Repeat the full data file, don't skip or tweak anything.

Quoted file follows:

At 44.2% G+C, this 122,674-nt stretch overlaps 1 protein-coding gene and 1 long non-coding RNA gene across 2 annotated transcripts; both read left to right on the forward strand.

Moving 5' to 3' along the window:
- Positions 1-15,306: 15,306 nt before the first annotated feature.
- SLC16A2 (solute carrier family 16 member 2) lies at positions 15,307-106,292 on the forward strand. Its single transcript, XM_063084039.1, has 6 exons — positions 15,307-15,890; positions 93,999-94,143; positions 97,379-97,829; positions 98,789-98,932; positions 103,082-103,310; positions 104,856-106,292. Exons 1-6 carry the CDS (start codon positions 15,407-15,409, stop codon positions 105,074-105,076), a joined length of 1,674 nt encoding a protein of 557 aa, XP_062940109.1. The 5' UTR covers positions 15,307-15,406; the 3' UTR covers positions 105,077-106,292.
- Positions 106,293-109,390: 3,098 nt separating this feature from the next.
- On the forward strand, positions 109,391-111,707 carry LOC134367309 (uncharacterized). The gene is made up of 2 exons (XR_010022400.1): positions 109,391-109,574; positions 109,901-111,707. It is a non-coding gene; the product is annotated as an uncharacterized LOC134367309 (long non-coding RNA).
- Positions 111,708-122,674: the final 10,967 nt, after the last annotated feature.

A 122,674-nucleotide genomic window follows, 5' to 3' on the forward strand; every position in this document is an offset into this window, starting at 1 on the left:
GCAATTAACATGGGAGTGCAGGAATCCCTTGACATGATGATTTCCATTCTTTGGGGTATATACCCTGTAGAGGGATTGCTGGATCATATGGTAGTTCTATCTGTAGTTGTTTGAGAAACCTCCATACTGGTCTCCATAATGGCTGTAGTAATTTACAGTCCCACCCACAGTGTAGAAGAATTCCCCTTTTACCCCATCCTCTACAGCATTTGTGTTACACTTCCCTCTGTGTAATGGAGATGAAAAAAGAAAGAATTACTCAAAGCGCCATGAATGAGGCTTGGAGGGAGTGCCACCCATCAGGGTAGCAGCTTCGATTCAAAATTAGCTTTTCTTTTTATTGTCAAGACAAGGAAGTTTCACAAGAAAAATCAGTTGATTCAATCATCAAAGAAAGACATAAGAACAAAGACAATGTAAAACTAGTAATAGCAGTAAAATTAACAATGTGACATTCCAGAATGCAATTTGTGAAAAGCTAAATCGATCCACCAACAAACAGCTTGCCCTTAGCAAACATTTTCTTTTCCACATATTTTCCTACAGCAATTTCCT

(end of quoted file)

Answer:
At 44.2% G+C, this 122,674-nt stretch overlaps 1 protein-coding gene and 1 long non-coding RNA gene across 2 annotated transcripts; both read left to right on the forward strand.

Moving 5' to 3' along the window:
- Positions 1-15,306: 15,306 nt before the first annotated feature.
- SLC16A2 (solute carrier family 16 member 2) lies at positions 15,307-106,292 on the forward strand. Its single transcript, XM_063084039.1, has 6 exons — positions 15,307-15,890; positions 93,999-94,143; positions 97,379-97,829; positions 98,789-98,932; positions 103,082-103,310; positions 104,856-106,292. Exons 1-6 carry the CDS (start codon positions 15,407-15,409, stop codon positions 105,074-105,076), a joined length of 1,674 nt encoding a protein of 557 aa, XP_062940109.1. The 5' UTR covers positions 15,307-15,406; the 3' UTR covers positions 105,077-106,292.
- Positions 106,293-109,390: 3,098 nt separating this feature from the next.
- On the forward strand, positions 109,391-111,707 carry LOC134367309 (uncharacterized). The gene is made up of 2 exons (XR_010022400.1): positions 109,391-109,574; positions 109,901-111,707. It is a non-coding gene; the product is annotated as an uncharacterized LOC134367309 (long non-coding RNA).
- Positions 111,708-122,674: the final 10,967 nt, after the last annotated feature.

A 122,674-nucleotide genomic window follows, 5' to 3' on the forward strand; every position in this document is an offset into this window, starting at 1 on the left:
GCAATTAACATGGGAGTGCAGGAATCCCTTGACATGATGATTTCCATTCTTTGGGGTATATACCCTGTAGAGGGATTGCTGGATCATATGGTAGTTCTATCTGTAGTTGTTTGAGAAACCTCCATACTGGTCTCCATAATGGCTGTAGTAATTTACAGTCCCACCCACAGTGTAGAAGAATTCCCCTTTTACCCCATCCTCTACAGCATTTGTGTTACACTTCCCTCTGTGTAATGGAGATGAAAAAAGAAAGAATTACTCAAAGCGCCATGAATGAGGCTTGGAGGGAGTGCCACCCATCAGGGTAGCAGCTTCGATTCAAAATTAGCTTTTCTTTTTATTGTCAAGACAAGGAAGTTTCACAAGAAAAATCAGTTGATTCAATCATCAAAGAAAGACATAAGAACAAAGACAATGTAAAACTAGTAATAGCAGTAAAATTAACAATGTGACATTCCAGAATGCAATTTGTGAAAAGCTAAATCGATCCACCAACAAACAGCTTGCCCTTAGCAAACATTTTCTTTTCCACATATTTTCCTACAGCAATTTCCT